Lucia Mar, San Luis Coastal school districts scale back summer school programs

Fewer students in two public school districts in San Luis Obispo County will have access to summer school this June.

The Lucia Mar Unified and San Luis Coastal school boards both approved plans this week for scaled-back programs for their students.

The Lucia Mar Unified School District, with more than 10,500 students in South County, will offer a limited program for those in need of additional academic support. The district has cut back its summer school offerings over the past few years.

The San Luis Coastal Unified district, with about 7,500 students in Los Osos, Morro Bay and San Luis Obispo, will take a one-year hiatus from most of its summer school programs.

The San Luis Coastal board, facing a $6 million deficit, voted 6-1 Tuesday to approve a scaled-back program that could save the district about $200,000. Board member Mark Buchman dissented.

Last year’s program served 653 elementary students and 598 secondary students; the latter took credit recovery or enrichment courses. That cost the San Luis Coastal district $214,695.

This year’s program, according to the staff report, could cost $8,000 to $16,000.

The district won’t offer any summer school for its elementary students (though a program for children of migrant workers may be offered; it would serve about 15 students). The middle school program will be extremely limited.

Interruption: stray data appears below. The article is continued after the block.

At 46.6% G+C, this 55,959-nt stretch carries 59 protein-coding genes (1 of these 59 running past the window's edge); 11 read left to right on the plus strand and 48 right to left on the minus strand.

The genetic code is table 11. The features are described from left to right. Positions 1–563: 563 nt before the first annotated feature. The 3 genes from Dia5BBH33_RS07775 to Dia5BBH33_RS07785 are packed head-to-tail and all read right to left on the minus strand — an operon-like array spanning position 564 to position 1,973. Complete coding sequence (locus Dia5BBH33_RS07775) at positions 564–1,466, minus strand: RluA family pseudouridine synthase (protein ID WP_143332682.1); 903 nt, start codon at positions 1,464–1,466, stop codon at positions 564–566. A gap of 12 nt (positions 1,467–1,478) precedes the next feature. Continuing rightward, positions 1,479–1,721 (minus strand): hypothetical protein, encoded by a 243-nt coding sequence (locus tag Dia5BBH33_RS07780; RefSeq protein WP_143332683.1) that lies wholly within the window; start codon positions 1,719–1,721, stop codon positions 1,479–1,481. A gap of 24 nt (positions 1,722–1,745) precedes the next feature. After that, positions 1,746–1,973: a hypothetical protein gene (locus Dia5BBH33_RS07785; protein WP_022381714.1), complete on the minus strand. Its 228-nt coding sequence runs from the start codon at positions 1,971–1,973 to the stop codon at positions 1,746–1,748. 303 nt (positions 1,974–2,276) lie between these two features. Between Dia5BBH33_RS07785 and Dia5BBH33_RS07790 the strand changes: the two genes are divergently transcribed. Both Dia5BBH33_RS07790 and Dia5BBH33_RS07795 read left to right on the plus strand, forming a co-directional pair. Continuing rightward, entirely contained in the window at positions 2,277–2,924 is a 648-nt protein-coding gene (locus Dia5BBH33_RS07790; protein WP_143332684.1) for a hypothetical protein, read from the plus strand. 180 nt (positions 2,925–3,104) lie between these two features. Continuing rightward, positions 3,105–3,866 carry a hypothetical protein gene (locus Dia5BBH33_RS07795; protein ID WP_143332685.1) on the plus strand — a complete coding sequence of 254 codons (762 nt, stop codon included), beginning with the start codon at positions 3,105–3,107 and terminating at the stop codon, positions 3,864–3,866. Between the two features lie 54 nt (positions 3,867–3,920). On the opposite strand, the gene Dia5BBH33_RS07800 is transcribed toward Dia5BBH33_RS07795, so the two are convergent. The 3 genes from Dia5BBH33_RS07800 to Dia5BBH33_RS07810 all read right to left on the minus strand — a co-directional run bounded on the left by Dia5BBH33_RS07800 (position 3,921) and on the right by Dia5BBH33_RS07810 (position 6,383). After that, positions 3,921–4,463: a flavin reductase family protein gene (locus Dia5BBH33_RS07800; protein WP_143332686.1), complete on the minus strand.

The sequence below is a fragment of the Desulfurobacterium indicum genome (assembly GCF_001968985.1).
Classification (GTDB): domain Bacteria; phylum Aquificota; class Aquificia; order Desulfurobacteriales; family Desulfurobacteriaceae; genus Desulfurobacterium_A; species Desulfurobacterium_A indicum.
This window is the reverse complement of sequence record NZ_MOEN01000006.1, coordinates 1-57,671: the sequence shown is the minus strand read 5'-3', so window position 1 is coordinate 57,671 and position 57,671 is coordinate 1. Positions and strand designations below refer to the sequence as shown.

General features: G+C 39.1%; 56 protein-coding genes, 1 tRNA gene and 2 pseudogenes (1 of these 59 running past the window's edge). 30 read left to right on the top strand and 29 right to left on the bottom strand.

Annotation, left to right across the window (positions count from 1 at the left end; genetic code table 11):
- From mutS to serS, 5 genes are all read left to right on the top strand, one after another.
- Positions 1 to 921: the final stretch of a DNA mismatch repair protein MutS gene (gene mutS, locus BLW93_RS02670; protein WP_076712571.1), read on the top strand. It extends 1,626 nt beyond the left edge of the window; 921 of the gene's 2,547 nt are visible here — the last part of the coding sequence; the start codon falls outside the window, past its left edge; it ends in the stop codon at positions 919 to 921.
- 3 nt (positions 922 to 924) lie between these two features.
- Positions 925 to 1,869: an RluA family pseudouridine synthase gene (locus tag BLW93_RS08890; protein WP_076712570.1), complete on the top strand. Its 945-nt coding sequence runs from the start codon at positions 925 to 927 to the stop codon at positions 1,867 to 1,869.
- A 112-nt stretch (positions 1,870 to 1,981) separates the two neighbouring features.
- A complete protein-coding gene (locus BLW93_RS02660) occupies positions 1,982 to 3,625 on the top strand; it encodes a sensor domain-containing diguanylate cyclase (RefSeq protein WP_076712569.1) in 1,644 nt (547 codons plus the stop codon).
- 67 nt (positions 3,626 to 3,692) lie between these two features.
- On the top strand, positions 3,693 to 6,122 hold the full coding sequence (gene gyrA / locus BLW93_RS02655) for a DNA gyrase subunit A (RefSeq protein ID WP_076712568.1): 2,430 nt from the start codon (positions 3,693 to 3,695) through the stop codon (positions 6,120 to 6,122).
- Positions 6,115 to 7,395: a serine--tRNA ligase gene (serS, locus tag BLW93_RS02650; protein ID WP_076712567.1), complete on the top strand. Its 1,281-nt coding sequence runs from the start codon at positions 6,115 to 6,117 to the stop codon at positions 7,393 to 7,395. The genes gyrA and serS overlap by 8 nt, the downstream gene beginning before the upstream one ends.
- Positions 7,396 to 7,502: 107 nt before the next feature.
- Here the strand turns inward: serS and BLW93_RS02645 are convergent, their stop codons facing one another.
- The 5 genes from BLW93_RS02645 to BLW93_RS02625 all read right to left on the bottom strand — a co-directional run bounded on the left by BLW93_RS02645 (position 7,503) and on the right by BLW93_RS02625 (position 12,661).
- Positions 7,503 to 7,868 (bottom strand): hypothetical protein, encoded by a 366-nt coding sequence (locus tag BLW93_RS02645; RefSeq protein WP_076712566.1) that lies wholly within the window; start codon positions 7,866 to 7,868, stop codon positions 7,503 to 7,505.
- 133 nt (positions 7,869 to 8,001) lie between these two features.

High school students who need additional credits can take some online courses through the district’s adult education program, according to a staff report from the board’s Tuesday meeting.

Students who want to take “enrichment” courses such as world history may be able to do so through Cuesta College. This is particularly helpful for Morro Bay High students, according to the staff report, so that they are able to take more elective courses during the school year.

The Lucia Mar board on Tuesday approved a smaller program that can accommodate about 300 elementary students, 120 middle school students and some credit-deficient high school students.

The high school program will offer 300 seats for a two-period day, so students who are deficient in more than one course can make up two classes, said Andy Stenson, the district’s assistant superintendent of curriculum.

The estimated $109,262 cost of the summer school programs will be covered with federal funds.

The program is far smaller than what the district offered about five years ago, when about 1,500 students were able to participate.

In 2011, the district cut the program and only offered it to about 350 elementary and middle school students and 180 high school students.

Last summer, the district offered only high school courses for about 250 credit-deficient students, Stenson said. The program was run almost entirely through Cuesta College, but taught by Lucia Mar teachers, at a cost of about $10,000.

The location for this year’s middle and high school programs is still being determined. The elementary school program will be held at Harloe and Nipomo elementary schools, Stenson said.

The two districts are not the only districts that have had to cut back on summer school (programs for special education students are not affected).

The Paso Robles district won’t offer summer classes for any grade level for the second year in a row.